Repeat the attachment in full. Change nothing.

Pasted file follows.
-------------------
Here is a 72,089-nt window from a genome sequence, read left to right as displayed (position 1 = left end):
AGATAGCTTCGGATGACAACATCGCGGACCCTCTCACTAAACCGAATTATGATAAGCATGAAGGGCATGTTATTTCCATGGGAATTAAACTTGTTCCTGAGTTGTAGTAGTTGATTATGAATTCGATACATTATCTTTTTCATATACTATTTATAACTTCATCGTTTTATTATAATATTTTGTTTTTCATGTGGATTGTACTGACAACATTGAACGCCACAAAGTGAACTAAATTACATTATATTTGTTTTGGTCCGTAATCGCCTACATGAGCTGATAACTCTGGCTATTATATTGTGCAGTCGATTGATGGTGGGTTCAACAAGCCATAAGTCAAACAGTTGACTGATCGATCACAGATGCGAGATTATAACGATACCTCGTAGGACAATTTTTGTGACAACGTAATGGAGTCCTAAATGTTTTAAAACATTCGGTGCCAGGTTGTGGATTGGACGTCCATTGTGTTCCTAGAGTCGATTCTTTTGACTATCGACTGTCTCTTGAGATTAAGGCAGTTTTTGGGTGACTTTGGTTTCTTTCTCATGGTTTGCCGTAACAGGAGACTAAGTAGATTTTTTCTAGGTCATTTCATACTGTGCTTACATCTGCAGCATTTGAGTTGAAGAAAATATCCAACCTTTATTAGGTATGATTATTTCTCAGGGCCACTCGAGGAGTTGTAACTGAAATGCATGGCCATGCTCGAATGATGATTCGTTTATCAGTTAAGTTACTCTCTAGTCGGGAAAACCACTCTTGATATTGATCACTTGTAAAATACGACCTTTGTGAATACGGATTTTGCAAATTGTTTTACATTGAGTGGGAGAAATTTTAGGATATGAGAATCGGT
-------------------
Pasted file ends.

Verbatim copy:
Here is a 72,089-nt window from a genome sequence, read left to right as displayed (position 1 = left end):
AGATAGCTTCGGATGACAACATCGCGGACCCTCTCACTAAACCGAATTATGATAAGCATGAAGGGCATGTTATTTCCATGGGAATTAAACTTGTTCCTGAGTTGTAGTAGTTGATTATGAATTCGATACATTATCTTTTTCATATACTATTTATAACTTCATCGTTTTATTATAATATTTTGTTTTTCATGTGGATTGTACTGACAACATTGAACGCCACAAAGTGAACTAAATTACATTATATTTGTTTTGGTCCGTAATCGCCTACATGAGCTGATAACTCTGGCTATTATATTGTGCAGTCGATTGATGGTGGGTTCAACAAGCCATAAGTCAAACAGTTGACTGATCGATCACAGATGCGAGATTATAACGATACCTCGTAGGACAATTTTTGTGACAACGTAATGGAGTCCTAAATGTTTTAAAACATTCGGTGCCAGGTTGTGGATTGGACGTCCATTGTGTTCCTAGAGTCGATTCTTTTGACTATCGACTGTCTCTTGAGATTAAGGCAGTTTTTGGGTGACTTTGGTTTCTTTCTCATGGTTTGCCGTAACAGGAGACTAAGTAGATTTTTTCTAGGTCATTTCATACTGTGCTTACATCTGCAGCATTTGAGTTGAAGAAAATATCCAACCTTTATTAGGTATGATTATTTCTCAGGGCCACTCGAGGAGTTGTAACTGAAATGCATGGCCATGCTCGAATGATGATTCGTTTATCAGTTAAGTTACTCTCTAGTCGGGAAAACCACTCTTGATATTGATCACTTGTAAAATACGACCTTTGTGAATACGGATTTTGCAAATTGTTTTACATTGAGTGGGAGAAATTTTAGGATATGAGAATCGGT